Gastrointestinal transit in cirrhotic patients: Effect of hepatic encephalopathy and its treatment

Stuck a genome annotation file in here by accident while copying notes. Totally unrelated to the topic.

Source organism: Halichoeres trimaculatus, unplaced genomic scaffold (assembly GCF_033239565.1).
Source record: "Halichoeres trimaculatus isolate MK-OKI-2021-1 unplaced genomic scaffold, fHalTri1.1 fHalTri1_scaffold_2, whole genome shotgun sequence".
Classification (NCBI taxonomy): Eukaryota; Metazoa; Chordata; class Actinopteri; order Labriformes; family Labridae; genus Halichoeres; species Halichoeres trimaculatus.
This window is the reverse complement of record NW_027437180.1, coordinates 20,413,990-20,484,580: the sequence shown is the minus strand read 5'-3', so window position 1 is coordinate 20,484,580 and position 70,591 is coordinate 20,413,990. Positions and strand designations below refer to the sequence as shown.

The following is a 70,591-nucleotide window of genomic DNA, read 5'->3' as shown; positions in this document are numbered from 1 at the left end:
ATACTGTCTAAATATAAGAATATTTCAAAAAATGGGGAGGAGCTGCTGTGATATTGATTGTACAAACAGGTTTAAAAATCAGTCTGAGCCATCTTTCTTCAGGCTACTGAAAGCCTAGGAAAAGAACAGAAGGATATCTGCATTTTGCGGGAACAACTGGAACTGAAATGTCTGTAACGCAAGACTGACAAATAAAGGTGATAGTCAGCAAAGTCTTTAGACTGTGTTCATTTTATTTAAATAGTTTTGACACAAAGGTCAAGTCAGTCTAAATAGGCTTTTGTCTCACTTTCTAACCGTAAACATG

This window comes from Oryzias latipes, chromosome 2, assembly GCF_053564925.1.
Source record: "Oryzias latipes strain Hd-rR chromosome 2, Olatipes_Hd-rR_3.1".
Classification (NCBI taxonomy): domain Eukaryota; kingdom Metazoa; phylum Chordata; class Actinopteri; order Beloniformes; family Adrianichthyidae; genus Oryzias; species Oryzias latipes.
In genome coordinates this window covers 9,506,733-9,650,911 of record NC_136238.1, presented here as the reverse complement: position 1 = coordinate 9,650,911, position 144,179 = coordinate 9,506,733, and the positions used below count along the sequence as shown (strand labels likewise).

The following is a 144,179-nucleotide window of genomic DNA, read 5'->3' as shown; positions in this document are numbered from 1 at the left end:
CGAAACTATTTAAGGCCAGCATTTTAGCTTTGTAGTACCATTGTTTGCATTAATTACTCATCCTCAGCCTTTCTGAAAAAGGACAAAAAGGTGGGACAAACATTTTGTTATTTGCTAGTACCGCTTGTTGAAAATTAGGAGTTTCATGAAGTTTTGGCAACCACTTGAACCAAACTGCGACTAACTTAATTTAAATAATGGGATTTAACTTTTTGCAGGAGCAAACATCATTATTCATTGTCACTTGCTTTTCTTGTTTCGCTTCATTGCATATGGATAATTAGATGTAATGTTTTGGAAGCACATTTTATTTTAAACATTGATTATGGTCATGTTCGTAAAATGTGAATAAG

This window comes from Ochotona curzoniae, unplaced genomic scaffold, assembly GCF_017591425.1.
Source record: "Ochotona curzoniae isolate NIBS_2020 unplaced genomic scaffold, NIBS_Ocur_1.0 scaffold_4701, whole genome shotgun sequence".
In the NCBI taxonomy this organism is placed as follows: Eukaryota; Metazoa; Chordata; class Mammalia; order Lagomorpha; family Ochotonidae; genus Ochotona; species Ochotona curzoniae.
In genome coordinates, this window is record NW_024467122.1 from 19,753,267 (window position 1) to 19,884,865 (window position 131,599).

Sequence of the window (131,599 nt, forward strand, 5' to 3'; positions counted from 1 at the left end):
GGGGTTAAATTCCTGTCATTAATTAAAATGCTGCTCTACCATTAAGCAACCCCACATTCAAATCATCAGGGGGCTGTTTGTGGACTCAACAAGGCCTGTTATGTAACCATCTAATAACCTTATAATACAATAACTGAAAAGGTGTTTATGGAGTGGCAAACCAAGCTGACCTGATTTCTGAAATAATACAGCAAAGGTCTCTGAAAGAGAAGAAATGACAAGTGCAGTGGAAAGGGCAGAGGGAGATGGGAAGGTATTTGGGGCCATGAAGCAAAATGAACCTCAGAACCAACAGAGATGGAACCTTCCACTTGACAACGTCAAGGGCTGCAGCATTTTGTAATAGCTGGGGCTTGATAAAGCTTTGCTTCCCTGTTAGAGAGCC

Chronic hepatic encephalopathy is highly responsive to changes in diet, to antibiotic therapy and to ingestion of nondigestible disaccharides. The precise pathophysiology of chronic hepatic encephalopathy in individual cases is highly variable, although ammonia toxicity and production of neurotransmitterlike substances in the gut have been proposed to contribute to the overall syndrome of chronic hepatic encephalopathy. The support for this hypothesis is based on the empiric observation that reduction in protein intake, a catharsis or both are effective treatments for chronic hepatic encephalopathy. This study was performed to evaluate the effect of mild subclinical and low-grade (grade 0 to 1) chronic hepatic encephalopathy on gastric emptying and oral-cecal transit times. Thirty patients were studied. Ten had no evidence of chronic hepatic encephalopathy, as determined with a battery of neuropsychiatric studies (group 1); 10 had subclinical hepatic encephalopathy, as judged on the basis of abnormal neuropsychiatric test performance but normal neurological examination (group 2); and 10 had grade 1 hepatic encephalopathy. Each underwent a liquid gastric emptying study and a lactulose oral-cecal transit time study. No significant differences between groups were evident in the results of the gastric emptying studies. In contrast, the time required for a lactulose load to reach the cecum was significantly greater in the patients with hepatic encephalopathy (p < 0.01) and increased as a function of the hepatic encephalopathy grade. More interesting was that when those patients with hepatic encephalopathy were treated for 1 wk with oral neomycin (2 gm/day) and reduction in protein intake to 40 gm/day, the oral-cecal transit time declined significantly to levels seen in subjects without clinical or neuropsychiatric evidence of chronic hepatic encephalopathy. These data suggest that (a) chronic hepatic encephalopathy is associated with prolongation of oral-cecal transit that cannot be attributed to delay in gastric emptying and (b) treatment of chronic hepatic encephalopathy with antibiotics and protein restriction reduces oral-cecal transit. These data suggest but do not prove that chronic hepatic encephalopathy is a self-perpetuating disease process wherein progressive delay in oral-cecal transit allows for greater enteric production of ammonia and other putative encephalogenic materials of dietary origin. (Hepatology 1994;19:67–71).